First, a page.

Radiant energy is the energy of electromagnetic waves. Now, I am not a physicist. I don’t even play one on TV. But, in my limited understanding, visible light is electromagnetic radiation that is visible to the human eye and responsible for the sense of sight.
Further, I read that light moves at a speed of 299,792,458 meters per second (in a vacuum,) and, as I understand it, this fact is one of the fundamental “constants” of nature. The speed of light is one of the variables in Einstein’s famous equation E=mc2 which supports the idea that all the matter in the universe originates from indestructible energy.
In physics, the term light sometimes refers to electromagnetic radiation of any wavelength, whether visible or not, and exhibits properties of both waves and particles. This property is referred to as the wave–particle duality. It is my understanding of science that we are immersed in a spectrum of electromagnetic waves (or fields.) These waves serve with other fields, like gravitational fields or sound waves, to bring order to the material world. More recent theories in quantum physics describe electrons in terms of waves.
Waves can be described by their height (amplitude), length (wavelength) and frequency. Imagine playing with a long rope by holding one end and oscillating it up and down at different speeds. The shape of the waves in the rope…the amplitude, wavelength, and frequency together are known as the phase of the wave.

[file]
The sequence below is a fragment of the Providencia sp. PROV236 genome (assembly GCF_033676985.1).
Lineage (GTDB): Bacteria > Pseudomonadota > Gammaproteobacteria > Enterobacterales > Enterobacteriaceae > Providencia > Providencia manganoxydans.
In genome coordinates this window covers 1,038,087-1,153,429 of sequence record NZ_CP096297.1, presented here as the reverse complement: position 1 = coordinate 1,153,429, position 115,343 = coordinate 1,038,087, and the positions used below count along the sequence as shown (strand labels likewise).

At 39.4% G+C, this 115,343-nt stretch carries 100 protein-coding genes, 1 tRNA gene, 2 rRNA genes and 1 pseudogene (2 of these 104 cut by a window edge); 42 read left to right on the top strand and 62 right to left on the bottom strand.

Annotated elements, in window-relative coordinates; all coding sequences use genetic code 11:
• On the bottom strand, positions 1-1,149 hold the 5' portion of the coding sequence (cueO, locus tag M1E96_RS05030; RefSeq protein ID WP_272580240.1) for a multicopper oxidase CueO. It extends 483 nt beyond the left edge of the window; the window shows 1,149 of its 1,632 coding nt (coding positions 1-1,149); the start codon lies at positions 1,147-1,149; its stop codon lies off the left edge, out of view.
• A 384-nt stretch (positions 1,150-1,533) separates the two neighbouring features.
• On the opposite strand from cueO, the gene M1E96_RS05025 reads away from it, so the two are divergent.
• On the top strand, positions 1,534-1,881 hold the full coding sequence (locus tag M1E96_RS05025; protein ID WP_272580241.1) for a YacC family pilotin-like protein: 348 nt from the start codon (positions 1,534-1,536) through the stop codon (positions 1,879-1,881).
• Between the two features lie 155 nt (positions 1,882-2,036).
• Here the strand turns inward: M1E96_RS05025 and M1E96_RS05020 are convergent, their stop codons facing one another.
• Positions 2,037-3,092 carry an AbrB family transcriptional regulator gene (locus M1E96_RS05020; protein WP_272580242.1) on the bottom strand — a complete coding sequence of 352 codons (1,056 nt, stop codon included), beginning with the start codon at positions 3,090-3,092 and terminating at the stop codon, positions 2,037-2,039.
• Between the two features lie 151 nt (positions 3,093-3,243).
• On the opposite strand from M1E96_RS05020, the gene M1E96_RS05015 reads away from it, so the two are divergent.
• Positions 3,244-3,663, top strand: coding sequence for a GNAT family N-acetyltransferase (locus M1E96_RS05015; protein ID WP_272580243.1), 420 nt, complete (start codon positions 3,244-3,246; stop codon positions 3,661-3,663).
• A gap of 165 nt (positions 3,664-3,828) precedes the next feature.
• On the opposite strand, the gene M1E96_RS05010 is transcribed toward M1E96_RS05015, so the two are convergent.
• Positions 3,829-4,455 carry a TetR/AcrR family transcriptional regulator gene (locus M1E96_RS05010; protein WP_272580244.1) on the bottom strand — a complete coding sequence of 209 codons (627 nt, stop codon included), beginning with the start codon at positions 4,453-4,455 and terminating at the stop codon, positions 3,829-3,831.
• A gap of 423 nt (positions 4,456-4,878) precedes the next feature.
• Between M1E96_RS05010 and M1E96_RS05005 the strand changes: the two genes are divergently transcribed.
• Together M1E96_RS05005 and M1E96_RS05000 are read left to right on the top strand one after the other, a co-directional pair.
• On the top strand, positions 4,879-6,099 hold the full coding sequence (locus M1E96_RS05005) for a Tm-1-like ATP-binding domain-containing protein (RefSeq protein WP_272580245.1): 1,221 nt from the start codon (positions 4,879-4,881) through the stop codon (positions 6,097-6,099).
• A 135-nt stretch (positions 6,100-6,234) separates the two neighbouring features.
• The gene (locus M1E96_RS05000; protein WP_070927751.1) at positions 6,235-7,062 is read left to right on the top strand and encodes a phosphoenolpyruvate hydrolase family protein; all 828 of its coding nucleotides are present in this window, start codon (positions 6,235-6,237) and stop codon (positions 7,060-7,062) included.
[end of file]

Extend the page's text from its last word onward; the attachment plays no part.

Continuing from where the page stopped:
Coherence describes waves that have a constant relative phase – that is waves that exhibit correlations in phase, shape, or form.
Conversely, interference describes waves that have an inconsistent phase or a phase that is shifting.
Believe it or not, this information is relevant to my thesis, and I am grateful for your taking time to follow along. Hang in there, I am convinced that it is time well spent. If you have 30 minutes you can watch this excellent video from NASA and learn more about the electromagnetic waves radiating through the universe.
Image: National Aeronautics and Space Administration, Science Mission Directorate. (2010). Introduction to The Electromagnetic Spectrum. Retrieved April 10, 2013, from Mission:Science website: http://missionscience.nasa.gov /ems/01_intro.html